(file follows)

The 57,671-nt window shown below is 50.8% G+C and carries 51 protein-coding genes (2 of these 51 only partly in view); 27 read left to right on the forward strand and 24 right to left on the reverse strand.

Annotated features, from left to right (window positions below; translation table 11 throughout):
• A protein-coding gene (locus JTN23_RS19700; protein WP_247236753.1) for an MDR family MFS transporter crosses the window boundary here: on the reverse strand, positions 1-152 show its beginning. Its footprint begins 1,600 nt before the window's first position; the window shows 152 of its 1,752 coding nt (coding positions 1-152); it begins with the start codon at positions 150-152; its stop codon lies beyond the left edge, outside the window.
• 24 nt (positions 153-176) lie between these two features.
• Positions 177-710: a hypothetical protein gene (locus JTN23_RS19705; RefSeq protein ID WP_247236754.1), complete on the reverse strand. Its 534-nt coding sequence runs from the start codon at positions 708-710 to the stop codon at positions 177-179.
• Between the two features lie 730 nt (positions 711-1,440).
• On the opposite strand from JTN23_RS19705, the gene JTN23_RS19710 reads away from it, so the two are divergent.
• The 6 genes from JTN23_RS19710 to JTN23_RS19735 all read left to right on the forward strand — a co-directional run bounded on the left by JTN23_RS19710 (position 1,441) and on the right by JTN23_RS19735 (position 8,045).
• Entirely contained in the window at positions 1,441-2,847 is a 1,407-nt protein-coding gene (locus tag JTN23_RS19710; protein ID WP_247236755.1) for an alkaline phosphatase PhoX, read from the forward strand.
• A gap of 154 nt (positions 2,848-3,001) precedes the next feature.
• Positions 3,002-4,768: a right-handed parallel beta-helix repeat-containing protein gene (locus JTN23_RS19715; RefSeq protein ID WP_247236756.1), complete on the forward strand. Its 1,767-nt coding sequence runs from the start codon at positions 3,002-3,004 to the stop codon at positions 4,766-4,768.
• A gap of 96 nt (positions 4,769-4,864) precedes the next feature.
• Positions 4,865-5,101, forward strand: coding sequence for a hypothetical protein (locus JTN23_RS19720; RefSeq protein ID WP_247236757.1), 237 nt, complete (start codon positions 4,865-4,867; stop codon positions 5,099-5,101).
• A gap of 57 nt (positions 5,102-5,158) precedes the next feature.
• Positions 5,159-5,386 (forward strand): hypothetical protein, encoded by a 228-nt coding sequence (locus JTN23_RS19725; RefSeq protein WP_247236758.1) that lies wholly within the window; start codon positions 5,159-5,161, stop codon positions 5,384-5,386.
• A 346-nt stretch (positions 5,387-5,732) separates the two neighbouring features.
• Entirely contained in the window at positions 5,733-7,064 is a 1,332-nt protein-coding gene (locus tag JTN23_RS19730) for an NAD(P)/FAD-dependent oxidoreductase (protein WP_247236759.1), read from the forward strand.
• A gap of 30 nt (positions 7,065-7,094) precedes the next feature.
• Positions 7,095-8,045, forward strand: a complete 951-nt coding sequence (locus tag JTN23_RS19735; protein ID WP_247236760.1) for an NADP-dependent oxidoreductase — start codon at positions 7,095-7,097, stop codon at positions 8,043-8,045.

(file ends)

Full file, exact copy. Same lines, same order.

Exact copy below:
The 57,671-nt window shown below is 50.8% G+C and carries 51 protein-coding genes (2 of these 51 only partly in view); 27 read left to right on the forward strand and 24 right to left on the reverse strand.

Annotated features, from left to right (window positions below; translation table 11 throughout):
• A protein-coding gene (locus JTN23_RS19700; protein WP_247236753.1) for an MDR family MFS transporter crosses the window boundary here: on the reverse strand, positions 1-152 show its beginning. Its footprint begins 1,600 nt before the window's first position; the window shows 152 of its 1,752 coding nt (coding positions 1-152); it begins with the start codon at positions 150-152; its stop codon lies beyond the left edge, outside the window.
• 24 nt (positions 153-176) lie between these two features.
• Positions 177-710: a hypothetical protein gene (locus JTN23_RS19705; RefSeq protein ID WP_247236754.1), complete on the reverse strand. Its 534-nt coding sequence runs from the start codon at positions 708-710 to the stop codon at positions 177-179.
• Between the two features lie 730 nt (positions 711-1,440).
• On the opposite strand from JTN23_RS19705, the gene JTN23_RS19710 reads away from it, so the two are divergent.
• The 6 genes from JTN23_RS19710 to JTN23_RS19735 all read left to right on the forward strand — a co-directional run bounded on the left by JTN23_RS19710 (position 1,441) and on the right by JTN23_RS19735 (position 8,045).
• Entirely contained in the window at positions 1,441-2,847 is a 1,407-nt protein-coding gene (locus tag JTN23_RS19710; protein ID WP_247236755.1) for an alkaline phosphatase PhoX, read from the forward strand.
• A gap of 154 nt (positions 2,848-3,001) precedes the next feature.
• Positions 3,002-4,768: a right-handed parallel beta-helix repeat-containing protein gene (locus JTN23_RS19715; RefSeq protein ID WP_247236756.1), complete on the forward strand. Its 1,767-nt coding sequence runs from the start codon at positions 3,002-3,004 to the stop codon at positions 4,766-4,768.
• A gap of 96 nt (positions 4,769-4,864) precedes the next feature.
• Positions 4,865-5,101, forward strand: coding sequence for a hypothetical protein (locus JTN23_RS19720; RefSeq protein ID WP_247236757.1), 237 nt, complete (start codon positions 4,865-4,867; stop codon positions 5,099-5,101).
• A gap of 57 nt (positions 5,102-5,158) precedes the next feature.
• Positions 5,159-5,386 (forward strand): hypothetical protein, encoded by a 228-nt coding sequence (locus JTN23_RS19725; RefSeq protein WP_247236758.1) that lies wholly within the window; start codon positions 5,159-5,161, stop codon positions 5,384-5,386.
• A 346-nt stretch (positions 5,387-5,732) separates the two neighbouring features.
• Entirely contained in the window at positions 5,733-7,064 is a 1,332-nt protein-coding gene (locus tag JTN23_RS19730) for an NAD(P)/FAD-dependent oxidoreductase (protein WP_247236759.1), read from the forward strand.
• A gap of 30 nt (positions 7,065-7,094) precedes the next feature.
• Positions 7,095-8,045, forward strand: a complete 951-nt coding sequence (locus tag JTN23_RS19735; protein ID WP_247236760.1) for an NADP-dependent oxidoreductase — start codon at positions 7,095-7,097, stop codon at positions 8,043-8,045.